Four out of five councils that spent the most on a single road's maintenance over the 12 months are based in the South.

A spokesperson from Car Parts 4 Less said: 'It interesting to see this year's worst and most expensive roads in direct comparison to last year. 

'Once again the North West has the number one most complained about road, and year after year the South are spending the most on road maintenance.

'Although this tool won't fix the offending roads for drivers, it should help driver's awareness of the worst roads and which to avoid to protect their car from damage.'

How to make a successful claim for car damage caused by potholes 

Who do I raise my complaint with? 

If your car is damaged by a pothole you should complain to the local authority responsible for the road with the pothole – or the Highways Agency if the incident occurred on a motorway or A road.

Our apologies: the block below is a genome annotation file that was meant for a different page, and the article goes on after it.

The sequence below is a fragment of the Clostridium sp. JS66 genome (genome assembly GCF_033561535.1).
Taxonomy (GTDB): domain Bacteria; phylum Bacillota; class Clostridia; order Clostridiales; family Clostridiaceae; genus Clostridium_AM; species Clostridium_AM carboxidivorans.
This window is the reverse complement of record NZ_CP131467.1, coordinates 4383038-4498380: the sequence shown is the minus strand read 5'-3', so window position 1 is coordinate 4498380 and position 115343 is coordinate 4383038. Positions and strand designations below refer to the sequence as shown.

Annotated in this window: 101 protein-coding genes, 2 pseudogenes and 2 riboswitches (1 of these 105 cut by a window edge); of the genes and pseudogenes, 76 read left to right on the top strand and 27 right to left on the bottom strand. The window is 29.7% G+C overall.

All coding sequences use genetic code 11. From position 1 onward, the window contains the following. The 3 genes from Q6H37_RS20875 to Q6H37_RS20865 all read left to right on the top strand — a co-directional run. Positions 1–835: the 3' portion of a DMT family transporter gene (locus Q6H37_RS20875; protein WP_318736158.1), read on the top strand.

What evidence do I need to collect?

Make a note of where and when the incident took place. You can also return to the scene and measure the depth and diameter of the crater. Potholes of at least 40mm deep are generally considered to pose a danger to vehicles.

If possible, take photos of the pothole and its surroundings to support your written complaint and get your mechanic to provide a comment about the damage to your vehicle and an itemised bill for their work if they have made a repair.

Do I need to report the pothole? 

Irrespective of your claim, notify the relevant authority about the pothole so that it goes onto their register.  

What are my rights? 

Follow the relevant authority's instructions to make your claim. They will either reject it or pay out.

Your right to claim is covered by the Highways Act 1980: section 41 of the act requires authorities to maintain roads and allows damages to be paid if they fail to do so.

However, Section 58 of the act gives them a some loopholes. This says that you should be entitled to recompense if the council was aware of the pothole that caused damage to your vehicle or, crucially, if it is reasonable to expect the council to have been aware of the hole.